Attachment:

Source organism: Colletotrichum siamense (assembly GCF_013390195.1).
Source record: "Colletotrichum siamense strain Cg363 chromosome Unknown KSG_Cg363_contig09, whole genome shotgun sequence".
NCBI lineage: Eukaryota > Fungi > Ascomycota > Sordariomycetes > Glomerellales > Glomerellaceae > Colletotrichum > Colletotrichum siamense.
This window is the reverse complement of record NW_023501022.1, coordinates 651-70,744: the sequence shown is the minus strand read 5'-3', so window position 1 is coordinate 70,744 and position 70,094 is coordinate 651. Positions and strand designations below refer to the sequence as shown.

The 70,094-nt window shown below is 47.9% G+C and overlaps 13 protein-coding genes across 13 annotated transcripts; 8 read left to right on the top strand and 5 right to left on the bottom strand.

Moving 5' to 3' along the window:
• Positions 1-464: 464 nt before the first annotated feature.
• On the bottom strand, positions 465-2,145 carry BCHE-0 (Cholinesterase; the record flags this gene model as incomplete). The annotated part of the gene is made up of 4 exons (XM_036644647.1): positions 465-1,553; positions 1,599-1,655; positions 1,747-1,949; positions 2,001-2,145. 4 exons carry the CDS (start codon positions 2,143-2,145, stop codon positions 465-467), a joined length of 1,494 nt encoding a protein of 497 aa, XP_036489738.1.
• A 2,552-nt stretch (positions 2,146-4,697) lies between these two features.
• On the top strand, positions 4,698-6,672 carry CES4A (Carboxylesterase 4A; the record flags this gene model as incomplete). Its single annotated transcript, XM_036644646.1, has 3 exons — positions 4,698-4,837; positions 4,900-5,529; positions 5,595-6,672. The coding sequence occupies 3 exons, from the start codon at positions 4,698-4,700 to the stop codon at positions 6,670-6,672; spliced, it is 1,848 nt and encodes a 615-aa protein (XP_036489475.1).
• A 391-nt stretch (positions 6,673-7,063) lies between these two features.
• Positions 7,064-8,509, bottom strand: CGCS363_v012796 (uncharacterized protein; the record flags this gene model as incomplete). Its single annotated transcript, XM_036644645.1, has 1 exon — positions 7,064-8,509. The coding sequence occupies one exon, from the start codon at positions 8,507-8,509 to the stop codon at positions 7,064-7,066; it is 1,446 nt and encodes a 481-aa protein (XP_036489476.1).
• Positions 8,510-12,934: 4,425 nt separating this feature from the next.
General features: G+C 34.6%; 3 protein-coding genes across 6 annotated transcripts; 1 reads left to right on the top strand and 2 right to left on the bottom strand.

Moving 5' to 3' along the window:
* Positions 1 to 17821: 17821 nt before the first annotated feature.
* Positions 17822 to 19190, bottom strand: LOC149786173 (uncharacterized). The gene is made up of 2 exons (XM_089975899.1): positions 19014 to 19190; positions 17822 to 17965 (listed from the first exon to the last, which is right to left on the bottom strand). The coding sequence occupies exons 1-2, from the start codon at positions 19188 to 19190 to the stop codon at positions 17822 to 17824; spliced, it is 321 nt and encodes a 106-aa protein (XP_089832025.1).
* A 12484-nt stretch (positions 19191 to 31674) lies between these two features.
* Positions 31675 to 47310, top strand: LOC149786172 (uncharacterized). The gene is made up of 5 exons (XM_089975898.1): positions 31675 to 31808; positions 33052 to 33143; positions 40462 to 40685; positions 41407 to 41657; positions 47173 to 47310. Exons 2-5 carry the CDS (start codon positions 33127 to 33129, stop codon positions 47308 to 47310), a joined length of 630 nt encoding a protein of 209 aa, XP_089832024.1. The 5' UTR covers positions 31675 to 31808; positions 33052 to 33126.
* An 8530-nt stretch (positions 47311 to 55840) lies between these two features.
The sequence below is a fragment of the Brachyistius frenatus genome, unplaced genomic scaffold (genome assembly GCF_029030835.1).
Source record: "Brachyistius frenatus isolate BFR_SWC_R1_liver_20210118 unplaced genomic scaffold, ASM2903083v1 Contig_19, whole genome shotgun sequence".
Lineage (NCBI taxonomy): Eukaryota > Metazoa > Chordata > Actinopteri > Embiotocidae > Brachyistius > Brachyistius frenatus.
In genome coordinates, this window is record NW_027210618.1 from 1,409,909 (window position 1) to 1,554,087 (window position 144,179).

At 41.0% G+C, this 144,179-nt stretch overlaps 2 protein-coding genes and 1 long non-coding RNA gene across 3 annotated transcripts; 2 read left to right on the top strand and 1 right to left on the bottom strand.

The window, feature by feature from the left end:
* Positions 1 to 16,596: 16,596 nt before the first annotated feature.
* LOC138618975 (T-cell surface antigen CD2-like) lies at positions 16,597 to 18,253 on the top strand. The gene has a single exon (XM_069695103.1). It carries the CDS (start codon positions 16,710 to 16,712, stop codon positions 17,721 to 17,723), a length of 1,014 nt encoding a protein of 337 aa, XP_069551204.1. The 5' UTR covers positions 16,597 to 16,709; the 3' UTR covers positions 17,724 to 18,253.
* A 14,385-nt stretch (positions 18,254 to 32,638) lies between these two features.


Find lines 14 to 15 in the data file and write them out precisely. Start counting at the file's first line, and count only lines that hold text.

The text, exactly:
General features: G+C 34.6%; 3 protein-coding genes across 6 annotated transcripts; 1 reads left to right on the top strand and 2 right to left on the bottom strand.

Moving 5' to 3' along the window: